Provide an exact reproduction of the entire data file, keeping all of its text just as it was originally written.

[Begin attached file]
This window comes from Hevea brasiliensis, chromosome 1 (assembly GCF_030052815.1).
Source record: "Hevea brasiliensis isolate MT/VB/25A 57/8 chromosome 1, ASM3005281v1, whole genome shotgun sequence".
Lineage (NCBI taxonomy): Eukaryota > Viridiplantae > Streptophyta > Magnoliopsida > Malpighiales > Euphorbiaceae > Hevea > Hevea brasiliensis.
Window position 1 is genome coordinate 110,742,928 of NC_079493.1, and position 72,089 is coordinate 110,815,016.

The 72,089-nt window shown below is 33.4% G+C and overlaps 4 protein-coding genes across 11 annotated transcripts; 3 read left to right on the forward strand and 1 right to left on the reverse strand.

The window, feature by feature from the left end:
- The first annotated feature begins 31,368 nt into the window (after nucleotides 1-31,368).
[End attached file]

This window comes from Hevea brasiliensis, chromosome 1 (assembly GCF_030052815.1).
Source record: "Hevea brasiliensis isolate MT/VB/25A 57/8 chromosome 1, ASM3005281v1, whole genome shotgun sequence".
Lineage (NCBI taxonomy): Eukaryota > Viridiplantae > Streptophyta > Magnoliopsida > Malpighiales > Euphorbiaceae > Hevea > Hevea brasiliensis.
Window position 1 is genome coordinate 110,742,928 of NC_079493.1, and position 72,089 is coordinate 110,815,016.

The 72,089-nt window shown below is 33.4% G+C and overlaps 4 protein-coding genes across 11 annotated transcripts; 3 read left to right on the forward strand and 1 right to left on the reverse strand.

The window, feature by feature from the left end:
- The first annotated feature begins 31,368 nt into the window (after nucleotides 1-31,368).